Volunteering with Vertically Integrated Projects

Posted in: Skills Development, Volunteering and Approved Roles

As a University of Bath Gold Scholar, it is an expectation to commit 50 hours of your time each year to volunteering. This is one of the most fun and rewarding aspects of the programme. The range of opportunities are far and wide and just waiting to be explored. However, it can sometimes be difficult to navigate through what is available and consistently meet your targets. In this blog I hope to shed light on a particular opportunity I took part in and reveal to you my experience with vertically integrated projects (VIPs). The reason I have chosen to write about this is because before being introduced to the projects by the Gold Team, I had no knowledge of the programme. I believe this blog will introduce you to VIPS and help clarify what these projects are and what to expect from taking part.

What are Vertically Integrated Projects?

VIPs are collaborative research endeavours uniting students from diverse disciplines and interests. These projects offer a chance to cultivate technical knowledge while developing your ability to work in a team. When I began my first year of university, I wanted to know how to best make the most of my time. When I consulted the Gold Team, they were very useful and introduced me to so many opportunities that I did not know about. VIPs were one of them and immediately appealed to me. What I liked about VIPs was the coverage of skills and experience they offered. For example, it was a technical challenge that required problem solving but also, it was a team effort that required effective communication.

There is a university website dedicated to VIPs. This was useful as it showcases everything there is to know about the programme and exactly how you can get involved, the application form was quick and easy. Applications open around the beginning of both semester one and semester two.

My experience joining a VIP.

Final design created by the teamI joined Bath Biodevices – one of the VIPs at Bath - in semester two of my first year. When I first joined, I was apprehensive. I had assumed there were expectations of prior skills. However, after my first meeting I was completely at ease. Firstly, I was not the only new arrival to the project and the meeting accommodated this with brief introductions of everyone, making the induction a comfortable experience. Secondly, the leading members of the project team were very welcoming and had no expectation of prior skills or experience. This is something I was concerned about before joining in the project but quickly relieved of.

Much of the first weeks were spent doing my own research on the project and coming up tospeed on the progress of the project. The project lead had notified the rest of the team and suggested getting me more involved. After this, multiple divisions of the project approached me and asked if I would be interested in helping them, I felt encouraged and welcomed by everyone. As a mechanical engineering student, I was most interested in joining the design team an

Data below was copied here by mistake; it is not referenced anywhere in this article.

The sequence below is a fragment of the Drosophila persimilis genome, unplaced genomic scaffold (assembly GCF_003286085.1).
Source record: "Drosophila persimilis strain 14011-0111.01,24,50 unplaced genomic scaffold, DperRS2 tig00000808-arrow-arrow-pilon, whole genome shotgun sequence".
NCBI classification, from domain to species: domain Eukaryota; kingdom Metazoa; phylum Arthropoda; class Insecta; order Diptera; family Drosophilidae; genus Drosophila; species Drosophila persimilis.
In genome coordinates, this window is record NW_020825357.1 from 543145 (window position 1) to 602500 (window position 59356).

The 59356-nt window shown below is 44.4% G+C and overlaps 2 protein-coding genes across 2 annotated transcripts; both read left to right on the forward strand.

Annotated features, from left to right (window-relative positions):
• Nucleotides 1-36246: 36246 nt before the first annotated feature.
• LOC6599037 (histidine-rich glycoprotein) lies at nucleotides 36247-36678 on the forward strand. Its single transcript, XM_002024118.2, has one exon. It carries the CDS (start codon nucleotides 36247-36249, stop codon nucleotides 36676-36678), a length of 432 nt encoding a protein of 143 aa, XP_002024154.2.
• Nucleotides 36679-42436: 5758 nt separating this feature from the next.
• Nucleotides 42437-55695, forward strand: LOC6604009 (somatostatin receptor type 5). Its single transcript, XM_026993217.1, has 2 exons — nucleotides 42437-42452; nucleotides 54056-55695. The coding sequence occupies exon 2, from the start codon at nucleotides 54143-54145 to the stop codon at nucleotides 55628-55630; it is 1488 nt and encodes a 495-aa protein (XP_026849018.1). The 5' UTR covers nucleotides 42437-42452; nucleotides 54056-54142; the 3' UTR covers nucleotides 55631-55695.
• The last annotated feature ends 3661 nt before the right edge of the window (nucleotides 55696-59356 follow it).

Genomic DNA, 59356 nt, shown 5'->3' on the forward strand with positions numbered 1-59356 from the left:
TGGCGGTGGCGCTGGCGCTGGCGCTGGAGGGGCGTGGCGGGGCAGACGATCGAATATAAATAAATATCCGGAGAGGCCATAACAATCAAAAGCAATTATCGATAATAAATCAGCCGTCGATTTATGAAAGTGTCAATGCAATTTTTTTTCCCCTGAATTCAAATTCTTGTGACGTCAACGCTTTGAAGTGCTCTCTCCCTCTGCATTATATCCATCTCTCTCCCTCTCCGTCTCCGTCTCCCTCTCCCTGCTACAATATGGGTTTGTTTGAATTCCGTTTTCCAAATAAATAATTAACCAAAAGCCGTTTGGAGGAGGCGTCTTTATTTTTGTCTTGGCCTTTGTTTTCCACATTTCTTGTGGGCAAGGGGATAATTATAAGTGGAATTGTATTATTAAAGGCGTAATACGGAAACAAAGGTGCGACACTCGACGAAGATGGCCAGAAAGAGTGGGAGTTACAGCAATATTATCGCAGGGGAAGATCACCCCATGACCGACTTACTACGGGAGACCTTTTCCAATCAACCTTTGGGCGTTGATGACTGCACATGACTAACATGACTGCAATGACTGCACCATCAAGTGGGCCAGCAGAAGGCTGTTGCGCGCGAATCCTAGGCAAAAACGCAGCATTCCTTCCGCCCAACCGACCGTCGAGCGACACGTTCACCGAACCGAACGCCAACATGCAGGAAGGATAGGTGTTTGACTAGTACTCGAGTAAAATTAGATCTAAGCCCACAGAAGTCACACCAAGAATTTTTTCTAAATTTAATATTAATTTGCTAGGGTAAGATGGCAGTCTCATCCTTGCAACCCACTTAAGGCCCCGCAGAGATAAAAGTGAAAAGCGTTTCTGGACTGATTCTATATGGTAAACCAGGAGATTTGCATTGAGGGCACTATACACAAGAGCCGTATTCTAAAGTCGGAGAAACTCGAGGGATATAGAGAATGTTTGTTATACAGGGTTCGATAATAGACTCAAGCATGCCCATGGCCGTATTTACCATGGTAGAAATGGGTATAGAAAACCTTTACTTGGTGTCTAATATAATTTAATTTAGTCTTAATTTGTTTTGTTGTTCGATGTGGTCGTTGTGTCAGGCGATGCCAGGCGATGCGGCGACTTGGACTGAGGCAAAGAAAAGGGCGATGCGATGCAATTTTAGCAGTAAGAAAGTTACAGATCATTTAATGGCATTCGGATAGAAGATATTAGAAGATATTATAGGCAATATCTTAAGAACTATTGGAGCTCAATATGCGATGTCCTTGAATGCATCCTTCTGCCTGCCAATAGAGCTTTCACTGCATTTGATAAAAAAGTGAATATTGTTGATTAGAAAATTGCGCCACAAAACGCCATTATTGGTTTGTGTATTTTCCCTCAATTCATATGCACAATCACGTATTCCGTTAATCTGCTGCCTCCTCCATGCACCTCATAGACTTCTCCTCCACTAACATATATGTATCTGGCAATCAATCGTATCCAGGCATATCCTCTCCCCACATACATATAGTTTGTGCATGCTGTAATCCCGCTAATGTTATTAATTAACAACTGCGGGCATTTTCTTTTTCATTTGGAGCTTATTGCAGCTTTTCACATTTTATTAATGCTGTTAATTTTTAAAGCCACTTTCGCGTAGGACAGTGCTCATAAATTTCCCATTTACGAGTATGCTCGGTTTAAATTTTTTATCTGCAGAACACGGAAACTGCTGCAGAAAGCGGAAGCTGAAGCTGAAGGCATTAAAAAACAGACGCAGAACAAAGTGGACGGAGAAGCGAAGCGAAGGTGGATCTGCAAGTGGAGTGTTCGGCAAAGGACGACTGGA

d so I did. This meant that I would be attending more regular meetings that were exclusive to the design team and that would eventually be shared in our more general meetings.

Jamie's initial design contribution

Following the first design meeting, I began working on the project using skills that I had learnt on my course. For example, one of my initial tasks was to design a sensor housing for the device we were working on. I used CAD software I had recently learnt to use as part of my course. The initial input was far from perfect, but it was something the whole team could now work on and develop. From here on, I became more and more familiar with the project and more confident in my contributions. I felt I could use my initiative outside of meetings to make further progress on the project.

As the projects are predominantly led by students, there was always understanding at times where coursework and lectures were in the way of completing tasks or attending meetings. Of course, there is an expectation of regular time commitment but there were never any consequences for being unable to commit. Only when it is a regular occurrence does it become an issue.


The biodevices design teamThe experience is likely to be different depending on the project you work on but across all the

 projects everyone is happy to have new people involved, they do not have any expectations and appreciated any kind of additional volunteering. There was no need to worry about having no relevant skills or experience. I think working on VIPs is a wonderful experience for any student. Because of the regularity of VIP meetings, for a Gold Scholar, it offers a way of consistently adding up your VAR hours.

My time spent with Bath Biodevices taught me so much about how to collaborate with others and bring technical skills and apply them to real world problems. The project also provided me with a valuable opportunity to network with other students on my course, as well as being a great experience to add to my CV. The experience was fun and the team sometimes held socials to celebrate milestones we had reached making the whole project even more enjoyable.

This is a link to the VIP page, where you can find more information and get involved:

Posted in: Skills Development, Volunteering and Approved Roles


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